Whilst West Palm Beach in Florida is where Cassadee Pope began her musical journey, she is an artist that has been making her way across the pond long before her victorious appearance on NBC’s The Voice back in 2012. Whether as a pop-punk princess, chart topping country artist or just simply enjoying the Cornish countryside she really has made a considerable effort to make the British Isles a second home which has paid dividends. She released her third solo studio album “Thrive” in October 2021 and last played to UK audiences in 2019 but returned recently for the third instalment of The Long Road Festival where after multiple chats through the magic of Zoom, Jamie hung out with Cassadee ahead of her energy filled set.
It’s so nice to finally meet you in person. “You too!”
Like we were just saying, we spoke on Zoom and now it’s real human interaction again. “I know! We’re all wearing pants again which is lovely and it’s good to see you in person”
Firstly, welcome back! “Thank you. I have missed playing shows here so bad, the last time I was here was in 2019 which was so fun, but it was kind of like a power acoustic, it wasn’t like my full band show and today I get to do the full shebang. I’ve actually got some British musicians to represent, so it will be really fun.”
You said that it was 2019 when you last played here but you have more of a connection to the UK than the majority of US artists so have you been over at all since then? “Yes, I came for Christmas last year. I don’t think I came for holiday at all, I mean like summer, but I was here for Christmas which was pretty magical. That was when everything was still in effect with the vaccine, testing before you get there and testing before you leave so this time was way easier.” One of the first things I wanted to say before we kick on is to say Thank You on behalf of a lot of people for what we saw on socials yesterday. It shouldn’t need to have to be done because in 2022 people really should know better than to say things that hurt others but the fact that people like you and Maren (Morris) use your ability to stand up to it is wonderful and it really is so big for a lot of people. “Thank you, that’s the reason because it is not about me.”
Before we kind of jump in to chat about new music and more about being back over here, I just have to go down this road because it is how I first discovered you but since we last spoke on Zoom, I saw that you had done a little reunion show amongst your emo nights of an old Cassadee Pope phase. There’s a lot of love out there for what you were doing with Hey Monday and I know that you put a version of “Hangover” on “Rise and Shine” but had there ever been any thought to rework other tracks or maybe revisit the “Hold on Tight” record in a Nashville style “I’ve never really thought about it but I remember when we released “Candles” people kept saying that it sounded like it could be a country song and I remember when I first came into country music and I was on radio tour, where there were some programme directors that were at rock radio who were saying you should redo “Candles” as country where I’m like NO, I wrote that when I was seventeen and at the time I was in my twenties. I think that because I am moving further from the country genre in general that I don’t know if re-recording it countrified now makes sense for me but maybe down the line after I have stepped away from it for a while and I come around to it again, it could be a possibility?”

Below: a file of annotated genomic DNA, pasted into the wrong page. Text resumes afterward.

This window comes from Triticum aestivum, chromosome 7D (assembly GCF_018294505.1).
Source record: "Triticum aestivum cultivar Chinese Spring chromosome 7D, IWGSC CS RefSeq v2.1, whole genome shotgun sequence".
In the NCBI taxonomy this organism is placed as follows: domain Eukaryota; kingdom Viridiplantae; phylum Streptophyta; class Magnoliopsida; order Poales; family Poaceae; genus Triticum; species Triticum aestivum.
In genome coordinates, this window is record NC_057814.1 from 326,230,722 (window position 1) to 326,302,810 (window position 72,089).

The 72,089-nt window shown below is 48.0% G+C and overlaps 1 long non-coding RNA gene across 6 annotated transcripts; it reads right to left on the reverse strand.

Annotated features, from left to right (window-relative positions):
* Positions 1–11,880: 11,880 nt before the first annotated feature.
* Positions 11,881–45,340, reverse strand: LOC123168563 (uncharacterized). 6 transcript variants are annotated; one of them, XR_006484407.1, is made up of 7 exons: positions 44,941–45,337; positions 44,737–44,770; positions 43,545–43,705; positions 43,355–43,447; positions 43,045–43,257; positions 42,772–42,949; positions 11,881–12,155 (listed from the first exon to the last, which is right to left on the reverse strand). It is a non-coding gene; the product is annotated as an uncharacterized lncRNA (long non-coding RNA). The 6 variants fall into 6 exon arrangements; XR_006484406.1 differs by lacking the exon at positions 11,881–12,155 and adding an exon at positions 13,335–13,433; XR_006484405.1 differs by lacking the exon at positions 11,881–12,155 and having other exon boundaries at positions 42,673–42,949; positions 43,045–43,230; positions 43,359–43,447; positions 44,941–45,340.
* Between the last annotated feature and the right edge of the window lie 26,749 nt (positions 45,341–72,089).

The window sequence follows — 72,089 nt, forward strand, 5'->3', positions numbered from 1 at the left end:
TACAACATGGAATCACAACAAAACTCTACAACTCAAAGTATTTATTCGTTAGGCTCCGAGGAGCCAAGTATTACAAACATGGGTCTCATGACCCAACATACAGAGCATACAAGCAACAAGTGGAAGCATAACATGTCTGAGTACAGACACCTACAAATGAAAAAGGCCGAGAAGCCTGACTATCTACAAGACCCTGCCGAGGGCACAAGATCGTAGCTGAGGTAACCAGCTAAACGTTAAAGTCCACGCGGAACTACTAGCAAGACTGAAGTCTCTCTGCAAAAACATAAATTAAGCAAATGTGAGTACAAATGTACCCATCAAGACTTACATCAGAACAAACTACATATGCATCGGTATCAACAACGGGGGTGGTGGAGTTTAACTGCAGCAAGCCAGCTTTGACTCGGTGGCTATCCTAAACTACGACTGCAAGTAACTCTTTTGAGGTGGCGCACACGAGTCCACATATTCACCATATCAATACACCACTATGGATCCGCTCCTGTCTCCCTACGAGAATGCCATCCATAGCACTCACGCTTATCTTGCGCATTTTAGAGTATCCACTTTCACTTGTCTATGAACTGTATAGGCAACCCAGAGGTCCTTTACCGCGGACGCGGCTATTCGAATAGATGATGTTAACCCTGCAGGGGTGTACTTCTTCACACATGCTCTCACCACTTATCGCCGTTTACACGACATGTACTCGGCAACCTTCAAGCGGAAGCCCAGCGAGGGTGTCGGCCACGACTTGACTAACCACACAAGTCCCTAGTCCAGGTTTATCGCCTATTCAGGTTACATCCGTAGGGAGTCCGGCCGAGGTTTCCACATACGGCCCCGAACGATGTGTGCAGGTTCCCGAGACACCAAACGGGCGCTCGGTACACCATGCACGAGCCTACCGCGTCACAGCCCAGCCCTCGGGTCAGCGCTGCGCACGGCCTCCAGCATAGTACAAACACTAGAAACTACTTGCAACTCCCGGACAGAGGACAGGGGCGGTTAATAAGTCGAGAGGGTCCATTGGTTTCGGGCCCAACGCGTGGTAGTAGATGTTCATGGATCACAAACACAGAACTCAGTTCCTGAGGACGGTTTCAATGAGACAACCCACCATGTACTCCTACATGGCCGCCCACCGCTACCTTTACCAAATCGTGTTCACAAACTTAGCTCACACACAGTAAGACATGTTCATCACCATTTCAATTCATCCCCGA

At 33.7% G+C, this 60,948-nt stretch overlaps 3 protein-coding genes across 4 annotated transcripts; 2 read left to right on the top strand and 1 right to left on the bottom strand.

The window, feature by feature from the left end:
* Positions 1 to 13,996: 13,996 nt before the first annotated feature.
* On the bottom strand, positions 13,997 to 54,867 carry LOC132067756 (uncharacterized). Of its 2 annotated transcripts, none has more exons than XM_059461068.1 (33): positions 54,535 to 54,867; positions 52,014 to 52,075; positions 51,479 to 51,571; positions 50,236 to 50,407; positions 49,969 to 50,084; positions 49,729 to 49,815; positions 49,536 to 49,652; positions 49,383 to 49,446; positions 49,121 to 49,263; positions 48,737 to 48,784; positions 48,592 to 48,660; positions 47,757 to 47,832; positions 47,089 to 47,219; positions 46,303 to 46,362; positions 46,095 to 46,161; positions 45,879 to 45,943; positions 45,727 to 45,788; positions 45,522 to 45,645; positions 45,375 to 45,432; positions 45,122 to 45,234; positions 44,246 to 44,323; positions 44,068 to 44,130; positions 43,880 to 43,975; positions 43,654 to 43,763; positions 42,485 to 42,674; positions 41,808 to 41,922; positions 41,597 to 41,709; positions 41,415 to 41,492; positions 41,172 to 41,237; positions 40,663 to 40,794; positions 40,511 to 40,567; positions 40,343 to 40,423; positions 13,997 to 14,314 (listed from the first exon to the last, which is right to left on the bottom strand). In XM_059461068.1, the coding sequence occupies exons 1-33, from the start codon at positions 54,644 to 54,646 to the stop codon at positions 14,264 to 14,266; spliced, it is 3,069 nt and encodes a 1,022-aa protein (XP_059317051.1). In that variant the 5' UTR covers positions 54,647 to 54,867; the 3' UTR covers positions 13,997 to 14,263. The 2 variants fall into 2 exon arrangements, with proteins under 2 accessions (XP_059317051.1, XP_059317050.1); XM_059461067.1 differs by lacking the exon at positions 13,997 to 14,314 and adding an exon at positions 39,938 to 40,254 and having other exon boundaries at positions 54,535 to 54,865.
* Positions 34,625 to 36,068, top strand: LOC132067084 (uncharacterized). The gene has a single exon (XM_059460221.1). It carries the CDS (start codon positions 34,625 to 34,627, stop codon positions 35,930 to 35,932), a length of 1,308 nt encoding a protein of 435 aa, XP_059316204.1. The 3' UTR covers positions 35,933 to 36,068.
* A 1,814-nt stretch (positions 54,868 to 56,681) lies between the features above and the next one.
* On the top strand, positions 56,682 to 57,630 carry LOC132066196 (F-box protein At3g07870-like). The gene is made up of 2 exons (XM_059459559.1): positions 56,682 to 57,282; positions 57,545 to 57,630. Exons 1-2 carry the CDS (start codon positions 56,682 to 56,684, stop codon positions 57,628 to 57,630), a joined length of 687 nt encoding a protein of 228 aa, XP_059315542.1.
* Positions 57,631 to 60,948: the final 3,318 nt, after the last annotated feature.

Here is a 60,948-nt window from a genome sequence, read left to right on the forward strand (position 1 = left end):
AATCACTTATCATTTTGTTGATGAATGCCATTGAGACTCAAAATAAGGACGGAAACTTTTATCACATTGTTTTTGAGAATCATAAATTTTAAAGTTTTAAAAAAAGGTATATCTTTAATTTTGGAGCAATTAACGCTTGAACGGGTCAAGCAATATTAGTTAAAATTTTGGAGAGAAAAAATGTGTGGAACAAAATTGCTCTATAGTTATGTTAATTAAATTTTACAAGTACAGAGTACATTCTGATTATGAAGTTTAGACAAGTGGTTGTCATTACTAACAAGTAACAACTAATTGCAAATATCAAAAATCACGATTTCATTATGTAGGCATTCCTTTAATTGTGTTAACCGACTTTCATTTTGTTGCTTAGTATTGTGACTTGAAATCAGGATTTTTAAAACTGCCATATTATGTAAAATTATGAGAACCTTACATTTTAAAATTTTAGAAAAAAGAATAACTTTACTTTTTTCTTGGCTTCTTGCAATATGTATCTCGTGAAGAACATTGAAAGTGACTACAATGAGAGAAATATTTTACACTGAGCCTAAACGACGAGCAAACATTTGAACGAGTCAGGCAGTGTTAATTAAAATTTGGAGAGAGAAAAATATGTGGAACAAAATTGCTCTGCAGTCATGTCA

Do you think it is really cool with the way that people discover music now through all the streaming platforms and social media that people are coming across this music and that you were making music way before The Voice because you were coming over here way before anyone was coming over so regularly? “Yeah, it’s weird to think about how many things have happened before people even knew who I was. Even before Hey Monday and coming over here, I started singing when I was four and I would play all these random festivals and fairs, did these competitions and all of these things so it does feel like I have live about nine lives. I am really am so grateful that I did come over here before all of that happened because I do feel that I have roots here and solidified connections with fans here that are before any of The Voice stuff. I just feel like when I come back it’s really special where there are people from both phases and they come together, where it’s really cool to see them all in one room where they just mesh.”